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Paradigms and Assumptions

(Perdue 1986:43-45, 167-170, 303-305)

Perdue, William D. 1986. Sociological Theory: Explanation, Paradigm, and

Ideology. Palo Alto, CA: Mayfield Publishing Company.


Human Nature

1. Human nature is more private than public, individualistic than social, competitive than
cooperative. Left unchecked, the force of self-interest may reduce a community of
people to a mob of strangers.

2. The order conception of human nature is one of the power of reason. While subject to
the dangers of unbridled passion or undisciplined wants, the species is capable of
establishing those controls necessary to ensure survival. The principle of existence is
embodied in a rationalism by which people surrender to social authority those
reasonable powers essential to societal cohesion.

3. Personal inequalities are a part of the natural order. That is, there are fundamental
and innate differences in talent, potential, and ultimate social worth.

The Nature of Society

1. Given the natural human disposition toward disorder, survival can be ensured only
through the coming of powerful and integrated social institutions. Such institutions must
be preserved because anarchy is tantamount to the mutual destruction of society and
the individual.

2. Given the natural conditions of personal inequality, the good society will divide its
tasks so as to reflect these innate differences (Durkheim [1893] 1933; Plato [c. 377 B.
C.] 1974).

3. The nature of society is that of interdependent institutions and a supportive normative

system that constrains private behavior. Remember that Plato, Durkheim, and others
conceived society in organismic terms, while Talcott Parsons . . . employed the
mechanical metaphor of a system. The natural state of society is therefore one of
equilibrium, with each part or element contributing to the maintenance of the whole.
4. Institutions and norms exist in any given society because of a consensus on the part
of members of that society.

5. Given a consensually validated social order, all members of a society should be

expected to conform. Thus legitimacy logically follows the assumption of consensus.

6. Given the legitimacy of the existing order and the naturally adaptive properties of the
social system, social change assumes a primarily evolutionary nature.

7. Forced social change represents a clear and present danger to the cohesiveness of
society and the solidarity of its members.

The Nature of Science

1. As there is a systematic order in the natural universe, so there is system and order in
the social universe. Social relationships reflect unique properties that can be discovered
through the methods of science.

2. A positive science of society commands a search for certainty in relationships.

Sociology shares with the natural sciences a quest for laws that yield prediction and

3. A science of society is empirical. Sensory-based knowledge and rigorous observation

replace detached rationalism with its emphasis on pure reason.

4. Social facts have quantitative properties. Such may be measured and assigned
numerical value. Quantitative change in one or more social facts (now variables) may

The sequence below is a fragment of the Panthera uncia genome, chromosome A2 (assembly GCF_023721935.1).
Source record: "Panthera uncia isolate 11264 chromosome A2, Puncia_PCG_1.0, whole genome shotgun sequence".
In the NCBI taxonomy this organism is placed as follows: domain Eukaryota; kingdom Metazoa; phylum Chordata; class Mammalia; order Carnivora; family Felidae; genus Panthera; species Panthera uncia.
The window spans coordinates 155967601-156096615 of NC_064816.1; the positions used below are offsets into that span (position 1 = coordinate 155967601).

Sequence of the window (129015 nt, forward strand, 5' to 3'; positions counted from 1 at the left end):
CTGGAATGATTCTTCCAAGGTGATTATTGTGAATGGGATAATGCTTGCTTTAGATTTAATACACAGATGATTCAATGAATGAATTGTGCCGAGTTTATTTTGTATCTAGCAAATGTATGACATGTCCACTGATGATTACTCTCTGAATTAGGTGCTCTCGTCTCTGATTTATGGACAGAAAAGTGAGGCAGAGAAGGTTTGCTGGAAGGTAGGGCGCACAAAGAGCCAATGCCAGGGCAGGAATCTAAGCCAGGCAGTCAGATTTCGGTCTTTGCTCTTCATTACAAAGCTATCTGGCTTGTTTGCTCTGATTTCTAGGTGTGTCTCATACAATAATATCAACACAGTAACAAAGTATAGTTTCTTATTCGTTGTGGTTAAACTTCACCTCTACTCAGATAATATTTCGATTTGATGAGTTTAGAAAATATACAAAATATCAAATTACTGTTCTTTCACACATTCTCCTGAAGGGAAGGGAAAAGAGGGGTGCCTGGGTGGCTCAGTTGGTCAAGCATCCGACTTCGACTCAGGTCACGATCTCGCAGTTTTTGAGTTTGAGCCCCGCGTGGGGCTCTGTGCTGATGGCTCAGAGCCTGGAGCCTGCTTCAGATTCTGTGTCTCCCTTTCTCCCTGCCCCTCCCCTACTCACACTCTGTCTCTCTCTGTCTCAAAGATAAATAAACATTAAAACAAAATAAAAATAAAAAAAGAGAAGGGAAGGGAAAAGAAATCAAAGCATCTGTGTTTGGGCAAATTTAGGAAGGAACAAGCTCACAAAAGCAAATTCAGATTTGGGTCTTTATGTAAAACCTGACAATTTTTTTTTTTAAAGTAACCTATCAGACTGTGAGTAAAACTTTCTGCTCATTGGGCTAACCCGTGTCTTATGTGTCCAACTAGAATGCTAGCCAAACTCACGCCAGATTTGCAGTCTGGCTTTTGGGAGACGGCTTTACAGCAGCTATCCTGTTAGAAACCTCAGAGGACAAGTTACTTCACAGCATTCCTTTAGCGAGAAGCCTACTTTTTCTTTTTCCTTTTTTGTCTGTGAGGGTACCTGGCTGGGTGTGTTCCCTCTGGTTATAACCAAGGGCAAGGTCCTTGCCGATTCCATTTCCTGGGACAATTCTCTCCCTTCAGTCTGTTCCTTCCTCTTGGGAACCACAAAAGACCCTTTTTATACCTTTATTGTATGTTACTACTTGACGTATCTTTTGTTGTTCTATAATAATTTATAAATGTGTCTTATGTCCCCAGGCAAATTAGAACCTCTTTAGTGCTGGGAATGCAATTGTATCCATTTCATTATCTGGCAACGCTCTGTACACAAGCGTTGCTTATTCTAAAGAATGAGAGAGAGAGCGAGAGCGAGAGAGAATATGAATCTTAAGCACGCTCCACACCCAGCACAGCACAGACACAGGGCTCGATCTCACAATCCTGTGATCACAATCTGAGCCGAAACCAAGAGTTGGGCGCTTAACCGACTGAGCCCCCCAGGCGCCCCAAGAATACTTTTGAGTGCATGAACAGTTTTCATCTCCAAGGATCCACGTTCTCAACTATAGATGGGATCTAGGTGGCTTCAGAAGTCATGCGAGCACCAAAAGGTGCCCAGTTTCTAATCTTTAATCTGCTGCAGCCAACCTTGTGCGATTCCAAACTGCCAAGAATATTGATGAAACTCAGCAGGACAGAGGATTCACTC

be directly or indirectly connected to change in others. Thus lawful relationships may
assume mathematical form.

5. The social milieu is distinctive and independent of the physical environment.

However, a science of society need not be unique. The phenomena under examination
may vary, but the nature of science does not. Chemists may study compounds,
physicists thermodynamics, and sociologists society. Science does not alter its nature or
methods simply because of a difference in the subject matter.

6. Theoretical relationships should be stated in clear language with all terms clearly
defined. Modern positivists call for operational definitions that allow key concepts to be
measured and uniformly understood by those testing theoretical propositions through
research. To illustrate, if in a theory on human learning intelligence is a key concept,
then the operational definition of intelligene might be: what intelligence tests measure.

(Perdue 1986:43-45)

Human Nature

1. The interactionist conception of human nature is a strongly intimate one. There is

great emphasis on the private world of the actor (Bendix 1977:1-10).

2. Human behavior is assumed to be intentional and voluntary. This does not mean that
there are no outside influences. For example, we may play one role in the presence of
one person and yet another role when we are with somebody else. Still, the pluralist
would argue that external conditions do not simply determine our behavior. In a basic
sense, people know what they are doing. We act with purpose and our conduct reflects
a contemplated design (Berger 1963:125-126).

3. As can be gleaned from the thought of Rousseau, freedom and a socio-political

system that ensures it will be crucial for pluralist theory. However, for Rousseau and
many pluralist thinkers, this freedom is primarily individual and personal rather than
collective. Thus, members of society remain sovereign parties to the social contract.
The right of the person to speak her mind or to be all she can be, is an example of
personal freedom. The concept of collective freedom (more in keeping with the conflict
paradigm) stresses the welfare of the whole. For example, freedom does not exist
unless all are free from want.

4. Human nature reflects an abiding dualism; it is both sociable and self-assertive.

The Nature of Society

1. Society ultimately is a social reality, a state of consciousness based on the shared